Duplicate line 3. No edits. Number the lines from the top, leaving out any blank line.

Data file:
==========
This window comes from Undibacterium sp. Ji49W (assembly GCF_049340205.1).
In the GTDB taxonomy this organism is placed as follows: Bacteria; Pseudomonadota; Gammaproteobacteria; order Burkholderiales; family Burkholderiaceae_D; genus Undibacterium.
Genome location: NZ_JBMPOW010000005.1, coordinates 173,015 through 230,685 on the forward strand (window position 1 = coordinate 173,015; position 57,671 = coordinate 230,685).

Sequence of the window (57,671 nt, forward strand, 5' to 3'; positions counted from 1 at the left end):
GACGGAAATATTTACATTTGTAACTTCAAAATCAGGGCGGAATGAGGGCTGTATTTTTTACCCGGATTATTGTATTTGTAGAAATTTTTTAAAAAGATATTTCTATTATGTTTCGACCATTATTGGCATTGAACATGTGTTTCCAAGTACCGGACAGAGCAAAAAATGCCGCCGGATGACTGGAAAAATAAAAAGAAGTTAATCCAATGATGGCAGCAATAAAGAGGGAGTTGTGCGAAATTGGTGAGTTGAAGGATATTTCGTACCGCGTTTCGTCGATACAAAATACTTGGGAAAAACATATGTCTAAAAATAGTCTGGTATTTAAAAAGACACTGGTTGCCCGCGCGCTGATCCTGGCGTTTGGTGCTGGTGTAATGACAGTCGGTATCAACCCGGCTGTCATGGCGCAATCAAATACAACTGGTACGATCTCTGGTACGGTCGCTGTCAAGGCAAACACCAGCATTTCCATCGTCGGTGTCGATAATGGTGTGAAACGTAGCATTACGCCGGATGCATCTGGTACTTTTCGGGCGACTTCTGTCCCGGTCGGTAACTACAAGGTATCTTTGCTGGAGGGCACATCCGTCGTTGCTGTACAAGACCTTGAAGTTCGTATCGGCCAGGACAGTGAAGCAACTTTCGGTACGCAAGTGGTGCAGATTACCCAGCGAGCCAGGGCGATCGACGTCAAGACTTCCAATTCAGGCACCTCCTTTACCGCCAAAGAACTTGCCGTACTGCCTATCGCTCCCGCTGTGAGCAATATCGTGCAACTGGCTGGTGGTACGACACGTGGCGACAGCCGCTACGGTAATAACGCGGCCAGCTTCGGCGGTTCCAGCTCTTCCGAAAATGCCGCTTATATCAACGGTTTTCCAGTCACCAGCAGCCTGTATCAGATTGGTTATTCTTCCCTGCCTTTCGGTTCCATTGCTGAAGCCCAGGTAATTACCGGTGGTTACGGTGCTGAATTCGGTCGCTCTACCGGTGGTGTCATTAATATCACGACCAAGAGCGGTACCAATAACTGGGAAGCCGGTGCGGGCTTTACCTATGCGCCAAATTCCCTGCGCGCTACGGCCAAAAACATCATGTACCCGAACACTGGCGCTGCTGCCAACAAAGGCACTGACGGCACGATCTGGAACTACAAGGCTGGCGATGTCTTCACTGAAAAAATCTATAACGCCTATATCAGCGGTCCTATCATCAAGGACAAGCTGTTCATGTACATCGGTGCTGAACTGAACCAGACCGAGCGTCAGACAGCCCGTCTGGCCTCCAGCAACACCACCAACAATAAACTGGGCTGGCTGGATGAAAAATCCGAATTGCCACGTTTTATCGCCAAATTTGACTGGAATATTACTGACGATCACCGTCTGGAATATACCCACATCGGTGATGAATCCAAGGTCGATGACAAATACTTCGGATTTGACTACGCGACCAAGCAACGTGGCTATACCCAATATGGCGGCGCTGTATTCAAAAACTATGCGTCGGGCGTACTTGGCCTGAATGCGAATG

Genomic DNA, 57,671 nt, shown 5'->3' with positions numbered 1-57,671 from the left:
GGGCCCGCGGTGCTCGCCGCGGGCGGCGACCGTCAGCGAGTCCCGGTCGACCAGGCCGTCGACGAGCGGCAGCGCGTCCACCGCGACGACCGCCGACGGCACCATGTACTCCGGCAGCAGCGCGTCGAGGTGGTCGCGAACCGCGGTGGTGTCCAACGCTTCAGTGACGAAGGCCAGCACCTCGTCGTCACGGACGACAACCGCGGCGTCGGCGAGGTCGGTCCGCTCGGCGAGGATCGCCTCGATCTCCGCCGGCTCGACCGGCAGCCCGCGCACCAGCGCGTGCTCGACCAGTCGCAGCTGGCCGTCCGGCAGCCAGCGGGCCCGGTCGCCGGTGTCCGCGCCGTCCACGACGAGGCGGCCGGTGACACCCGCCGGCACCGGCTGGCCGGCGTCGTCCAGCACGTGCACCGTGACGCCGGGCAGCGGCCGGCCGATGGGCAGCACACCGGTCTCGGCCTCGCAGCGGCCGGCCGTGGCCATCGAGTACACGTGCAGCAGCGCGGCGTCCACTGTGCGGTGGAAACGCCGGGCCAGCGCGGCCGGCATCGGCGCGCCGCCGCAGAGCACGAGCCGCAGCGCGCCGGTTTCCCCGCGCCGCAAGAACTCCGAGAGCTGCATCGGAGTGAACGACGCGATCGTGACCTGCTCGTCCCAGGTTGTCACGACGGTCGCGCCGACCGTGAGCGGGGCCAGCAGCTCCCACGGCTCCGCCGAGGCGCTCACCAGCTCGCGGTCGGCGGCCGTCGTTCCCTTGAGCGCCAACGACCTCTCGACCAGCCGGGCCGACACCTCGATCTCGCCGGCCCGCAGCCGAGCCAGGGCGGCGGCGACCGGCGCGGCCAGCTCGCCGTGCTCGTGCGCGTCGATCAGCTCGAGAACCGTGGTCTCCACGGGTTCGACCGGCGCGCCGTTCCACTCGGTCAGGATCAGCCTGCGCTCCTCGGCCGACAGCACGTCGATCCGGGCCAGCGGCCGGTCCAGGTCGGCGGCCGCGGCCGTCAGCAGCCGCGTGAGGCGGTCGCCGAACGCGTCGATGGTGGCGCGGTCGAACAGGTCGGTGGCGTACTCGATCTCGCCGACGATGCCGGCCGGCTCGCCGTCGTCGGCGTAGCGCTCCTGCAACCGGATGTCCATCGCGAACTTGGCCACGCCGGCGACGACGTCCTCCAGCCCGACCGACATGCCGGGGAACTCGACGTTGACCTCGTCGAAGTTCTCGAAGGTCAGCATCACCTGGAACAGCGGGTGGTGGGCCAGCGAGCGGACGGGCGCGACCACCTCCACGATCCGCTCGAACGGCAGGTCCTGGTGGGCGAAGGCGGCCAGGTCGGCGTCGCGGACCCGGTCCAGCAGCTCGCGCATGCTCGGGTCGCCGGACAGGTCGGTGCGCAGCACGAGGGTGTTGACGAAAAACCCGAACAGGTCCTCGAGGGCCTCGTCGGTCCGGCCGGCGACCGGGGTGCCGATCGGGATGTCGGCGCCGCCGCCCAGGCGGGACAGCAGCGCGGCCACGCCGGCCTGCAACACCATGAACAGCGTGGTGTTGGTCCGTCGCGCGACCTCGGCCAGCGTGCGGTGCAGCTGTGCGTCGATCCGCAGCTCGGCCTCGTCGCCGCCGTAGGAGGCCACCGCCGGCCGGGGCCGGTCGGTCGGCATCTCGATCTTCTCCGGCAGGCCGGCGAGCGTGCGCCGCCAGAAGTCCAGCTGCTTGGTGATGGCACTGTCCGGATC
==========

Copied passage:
Genome location: NZ_JBMPOW010000005.1, coordinates 173,015 through 230,685 on the forward strand (window position 1 = coordinate 173,015; position 57,671 = coordinate 230,685).